Clusters and silos and pillars, oh my! No need to click your red slippers together–just sit back, relax, and we’ll help you unpack some of the most important building blocks in a successful inbound marketing strategy.
Marketers, bloggers, and SEO specialists alike must constantly adapt to the latest digital content trends and Google search ranking updates. After all, inbound marketing is an ever-evolving framework, and professionals must stay on their toes if they want to keep up with the competition. Just having a blog or a website is no longer revolutionary. Businesses must strategically craft their content and update it regularly if they want it to rank well and reach the right audience. In the early days of blogging, the conventional wisdom was to create short, concise blog posts that added value and answered questions but didn’t require a lot of time on the reader's part.
Marketers and writers alike later discovered that longer blogs were ranking higher in Google. So, of course, marketing professionals jumped on the "longer content is better content" bandwagon and began creating blogs upwards of 5,000 words.
However, as soon as bloggers swapped their short and sweet posts with long-form content, they realized that neither theory was quite fully baked. The more isn’t always the merrier–in fact, quality over quantity is still the golden rule for writers in the digital age.
With that being said, there is one form of high-quality, long-form content that every blogger and marketer needs to add to their content strategy playbook.
Creating great pillar pages
Enter content pillars. While this content type is nothing new, there is still a lot of mystery around what they are and how to start using them. In this post, we’re going to cover the following ideas:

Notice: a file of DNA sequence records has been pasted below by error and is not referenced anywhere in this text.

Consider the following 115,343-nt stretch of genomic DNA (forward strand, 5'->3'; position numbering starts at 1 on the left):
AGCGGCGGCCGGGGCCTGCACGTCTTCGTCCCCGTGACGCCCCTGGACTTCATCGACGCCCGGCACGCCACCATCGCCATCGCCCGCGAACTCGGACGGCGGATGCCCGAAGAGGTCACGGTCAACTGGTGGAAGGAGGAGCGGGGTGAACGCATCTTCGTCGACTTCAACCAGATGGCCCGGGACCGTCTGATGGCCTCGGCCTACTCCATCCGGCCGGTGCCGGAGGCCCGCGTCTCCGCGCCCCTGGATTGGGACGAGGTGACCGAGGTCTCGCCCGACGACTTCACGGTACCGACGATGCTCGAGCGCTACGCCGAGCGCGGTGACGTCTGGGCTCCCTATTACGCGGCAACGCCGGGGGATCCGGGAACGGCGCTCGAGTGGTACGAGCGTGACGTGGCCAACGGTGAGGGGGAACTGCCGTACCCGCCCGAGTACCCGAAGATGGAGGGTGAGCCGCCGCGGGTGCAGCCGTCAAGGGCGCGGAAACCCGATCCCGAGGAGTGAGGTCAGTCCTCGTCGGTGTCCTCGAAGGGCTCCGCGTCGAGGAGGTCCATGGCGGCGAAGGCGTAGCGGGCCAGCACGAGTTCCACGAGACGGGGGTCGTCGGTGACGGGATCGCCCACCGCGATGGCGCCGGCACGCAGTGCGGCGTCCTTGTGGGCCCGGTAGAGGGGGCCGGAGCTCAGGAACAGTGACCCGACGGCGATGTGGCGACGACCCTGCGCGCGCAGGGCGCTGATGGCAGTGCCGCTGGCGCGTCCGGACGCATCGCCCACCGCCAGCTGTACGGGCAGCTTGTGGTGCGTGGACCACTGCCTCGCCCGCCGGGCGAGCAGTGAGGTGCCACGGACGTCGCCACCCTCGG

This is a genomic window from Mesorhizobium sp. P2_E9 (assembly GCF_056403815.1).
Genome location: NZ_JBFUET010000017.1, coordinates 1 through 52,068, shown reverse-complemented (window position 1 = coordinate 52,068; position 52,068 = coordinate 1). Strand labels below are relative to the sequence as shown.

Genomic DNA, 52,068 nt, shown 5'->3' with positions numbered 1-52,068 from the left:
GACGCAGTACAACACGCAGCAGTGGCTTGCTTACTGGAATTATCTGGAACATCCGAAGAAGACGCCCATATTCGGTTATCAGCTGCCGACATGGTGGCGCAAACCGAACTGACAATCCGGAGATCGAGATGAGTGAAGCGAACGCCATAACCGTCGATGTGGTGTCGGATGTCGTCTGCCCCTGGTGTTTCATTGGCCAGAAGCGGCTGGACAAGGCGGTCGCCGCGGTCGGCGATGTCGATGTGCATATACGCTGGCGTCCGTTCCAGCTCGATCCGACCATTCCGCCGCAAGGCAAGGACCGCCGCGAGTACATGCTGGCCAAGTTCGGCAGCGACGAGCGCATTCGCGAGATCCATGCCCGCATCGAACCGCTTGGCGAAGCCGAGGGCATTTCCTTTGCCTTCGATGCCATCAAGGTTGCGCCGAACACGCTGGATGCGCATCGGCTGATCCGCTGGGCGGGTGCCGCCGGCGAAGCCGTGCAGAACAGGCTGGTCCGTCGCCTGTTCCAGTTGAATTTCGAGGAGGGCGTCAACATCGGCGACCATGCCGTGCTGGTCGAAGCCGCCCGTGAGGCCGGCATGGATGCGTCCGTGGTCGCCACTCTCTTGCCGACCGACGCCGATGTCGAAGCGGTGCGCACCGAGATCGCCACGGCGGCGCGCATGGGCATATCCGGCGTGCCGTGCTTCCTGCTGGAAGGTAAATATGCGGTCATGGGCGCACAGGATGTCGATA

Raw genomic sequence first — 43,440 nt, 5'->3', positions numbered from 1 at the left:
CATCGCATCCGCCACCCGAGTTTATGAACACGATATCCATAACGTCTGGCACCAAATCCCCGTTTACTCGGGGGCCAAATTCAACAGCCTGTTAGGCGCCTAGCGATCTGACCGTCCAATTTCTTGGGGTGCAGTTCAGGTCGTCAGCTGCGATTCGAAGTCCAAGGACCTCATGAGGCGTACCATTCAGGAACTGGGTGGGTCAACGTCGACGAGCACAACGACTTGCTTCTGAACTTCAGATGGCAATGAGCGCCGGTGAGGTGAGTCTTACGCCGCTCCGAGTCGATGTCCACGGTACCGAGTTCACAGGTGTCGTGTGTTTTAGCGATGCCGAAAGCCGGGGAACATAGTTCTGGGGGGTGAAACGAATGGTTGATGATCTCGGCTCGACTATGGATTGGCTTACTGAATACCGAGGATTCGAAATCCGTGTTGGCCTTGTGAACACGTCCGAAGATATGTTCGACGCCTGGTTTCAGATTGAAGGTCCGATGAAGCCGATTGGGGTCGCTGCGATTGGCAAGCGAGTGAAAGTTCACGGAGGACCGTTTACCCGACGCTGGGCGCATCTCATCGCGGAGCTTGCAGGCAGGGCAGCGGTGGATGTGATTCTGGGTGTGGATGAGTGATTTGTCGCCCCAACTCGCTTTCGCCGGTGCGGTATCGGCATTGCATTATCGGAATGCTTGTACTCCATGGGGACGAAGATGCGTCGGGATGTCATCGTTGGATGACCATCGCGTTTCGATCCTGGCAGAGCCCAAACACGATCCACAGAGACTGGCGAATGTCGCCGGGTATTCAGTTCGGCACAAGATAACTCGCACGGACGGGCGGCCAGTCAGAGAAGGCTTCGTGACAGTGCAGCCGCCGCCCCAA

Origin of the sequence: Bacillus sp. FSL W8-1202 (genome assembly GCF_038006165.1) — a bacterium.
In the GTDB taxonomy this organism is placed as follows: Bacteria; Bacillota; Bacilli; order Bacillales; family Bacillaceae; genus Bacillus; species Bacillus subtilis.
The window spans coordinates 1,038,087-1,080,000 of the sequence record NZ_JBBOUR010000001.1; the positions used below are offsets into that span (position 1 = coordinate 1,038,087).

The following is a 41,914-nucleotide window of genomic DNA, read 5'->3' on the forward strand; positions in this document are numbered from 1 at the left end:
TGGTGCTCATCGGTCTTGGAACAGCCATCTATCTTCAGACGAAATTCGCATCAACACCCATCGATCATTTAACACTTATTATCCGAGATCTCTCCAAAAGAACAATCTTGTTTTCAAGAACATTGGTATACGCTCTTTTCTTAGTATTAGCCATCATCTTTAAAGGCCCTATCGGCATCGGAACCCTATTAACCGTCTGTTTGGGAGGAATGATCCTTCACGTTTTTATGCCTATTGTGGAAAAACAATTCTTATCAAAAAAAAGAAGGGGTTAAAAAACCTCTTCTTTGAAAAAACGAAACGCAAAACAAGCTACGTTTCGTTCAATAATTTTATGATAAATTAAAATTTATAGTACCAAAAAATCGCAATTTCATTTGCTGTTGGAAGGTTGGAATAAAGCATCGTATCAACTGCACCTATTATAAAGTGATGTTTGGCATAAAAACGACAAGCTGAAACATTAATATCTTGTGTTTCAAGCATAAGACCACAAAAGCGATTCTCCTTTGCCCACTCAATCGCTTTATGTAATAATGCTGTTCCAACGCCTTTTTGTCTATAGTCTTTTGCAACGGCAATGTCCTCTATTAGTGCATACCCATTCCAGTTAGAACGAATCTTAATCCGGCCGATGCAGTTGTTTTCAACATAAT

- What are Topic Clusters, Content Pillars, and Cluster Content?
- The Importance of Content Pillars
- How to Start Implementing Topic Clusters and Content Pillars on Your Website
- Topic Cluster and Content Pillar Examples
- Key Takeaways
Just to be clear, content pillars, content silos, and topic clusters are not new concepts.
In fact, the top definition in Google comes from a 2020 blog from Madison Marketing: “Pillar pages (also called “content pillars”) are in-depth guides that seek to comprehensively explore a topic, answer questions related to that topic, and possibly serve as a hub of links to related content.”
Source: Matt Barby
These topic-based content bundles consist of a few different parts that we’ll define so that we have a consistent set of terms to use:
- Topic Cluster: A grouping of subtopics surrounding a central specific topic, which forms the basis of a pillar page. The central topic (pillar) and subtopics are interconnected with hyperlinks.
- Pillar Content/Page: The central website page that acts as the launching point for your topic-based keyword. It covers this topic in depth and links to related pieces of content.
- Cluster Content: The individual pages or articles that link to the pillar page and answer questions, issues or concerns in greater depth.
- Content Silos: A method of grouping related content together to establish the website's keyword-based topical areas or themes.
This video from HubSpot does a great job of showcasing the differences between each type of content.
The Importance of Content Pillars